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The upper class becomes the target in this fourth episode which makes the whole law enforcing agencies active. The police department just goes wild when a US senator is killed in his bedroom. No evidence is found related to the murderer except the words “Jack and Jill. This rhyming scheme could mean two things, one is that the killer is trying to mock the police department and the second is that the killer has left a sign to tell that things have just started.
Jack and Jill are out in the town and after the first murder, they have shown their intentions that they have come for the upper class. Whether the person is corrupt or not the two killers will not show mercy when they will appear on his or her doorstep. Alex does not appear on this scene of murder because he is busy in another case that has emerged close to his house. A little girl is beaten to death and there is no evidence related to her killer.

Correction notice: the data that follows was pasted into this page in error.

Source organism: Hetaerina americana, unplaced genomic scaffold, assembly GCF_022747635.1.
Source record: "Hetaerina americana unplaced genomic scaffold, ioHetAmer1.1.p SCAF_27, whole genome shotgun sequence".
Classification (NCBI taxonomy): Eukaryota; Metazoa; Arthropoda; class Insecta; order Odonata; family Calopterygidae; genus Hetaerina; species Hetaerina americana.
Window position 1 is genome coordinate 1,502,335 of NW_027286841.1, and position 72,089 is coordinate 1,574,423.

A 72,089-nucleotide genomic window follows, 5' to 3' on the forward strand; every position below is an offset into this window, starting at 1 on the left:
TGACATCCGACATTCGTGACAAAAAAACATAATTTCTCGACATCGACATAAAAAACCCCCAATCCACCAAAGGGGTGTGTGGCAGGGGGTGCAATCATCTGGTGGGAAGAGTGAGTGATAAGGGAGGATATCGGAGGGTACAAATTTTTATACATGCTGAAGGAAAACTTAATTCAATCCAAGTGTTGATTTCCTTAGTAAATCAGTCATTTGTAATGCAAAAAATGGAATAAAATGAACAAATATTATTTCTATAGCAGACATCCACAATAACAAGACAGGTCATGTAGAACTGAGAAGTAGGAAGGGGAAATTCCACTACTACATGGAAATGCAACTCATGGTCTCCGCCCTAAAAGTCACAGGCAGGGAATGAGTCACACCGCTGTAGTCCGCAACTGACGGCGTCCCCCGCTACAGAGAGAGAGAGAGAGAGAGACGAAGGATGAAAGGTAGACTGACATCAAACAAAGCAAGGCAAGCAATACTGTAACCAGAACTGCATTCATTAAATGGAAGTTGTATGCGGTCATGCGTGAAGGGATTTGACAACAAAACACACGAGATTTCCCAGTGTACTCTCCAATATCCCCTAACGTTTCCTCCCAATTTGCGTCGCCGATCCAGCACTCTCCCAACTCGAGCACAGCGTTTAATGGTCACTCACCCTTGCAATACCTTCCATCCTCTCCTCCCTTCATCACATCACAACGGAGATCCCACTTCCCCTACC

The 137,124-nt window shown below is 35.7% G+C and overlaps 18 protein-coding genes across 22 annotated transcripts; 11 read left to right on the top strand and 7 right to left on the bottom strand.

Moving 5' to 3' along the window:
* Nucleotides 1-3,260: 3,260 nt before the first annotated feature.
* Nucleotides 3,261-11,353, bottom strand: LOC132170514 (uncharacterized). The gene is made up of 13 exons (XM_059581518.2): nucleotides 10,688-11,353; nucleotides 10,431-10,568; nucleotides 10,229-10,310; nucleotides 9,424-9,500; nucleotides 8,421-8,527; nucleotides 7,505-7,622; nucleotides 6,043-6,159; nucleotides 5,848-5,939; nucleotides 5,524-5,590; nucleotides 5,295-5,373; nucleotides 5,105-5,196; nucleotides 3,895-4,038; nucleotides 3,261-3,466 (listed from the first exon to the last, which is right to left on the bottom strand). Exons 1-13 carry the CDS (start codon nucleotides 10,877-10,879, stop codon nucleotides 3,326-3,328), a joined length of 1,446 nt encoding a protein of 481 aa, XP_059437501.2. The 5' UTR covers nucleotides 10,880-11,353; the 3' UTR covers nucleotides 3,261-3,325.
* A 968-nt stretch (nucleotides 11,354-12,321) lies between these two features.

There could be a chance that in both cases the killer was the same but killing rich people and children at the same time does not make any sense. James Patterson once again adds more than one killer in the novel narrated by Ron Butler and Maxwell Hamilton in this round. Politicians and children have to save their skin otherwise they would not be able to make out alive till the next morning. As compared to Along Came a Spider and Kiss the Girls this book was more intense and broader in the spectrum. Killers are also more dangerous than before and following the rhyme could easily mean that they are psychopaths.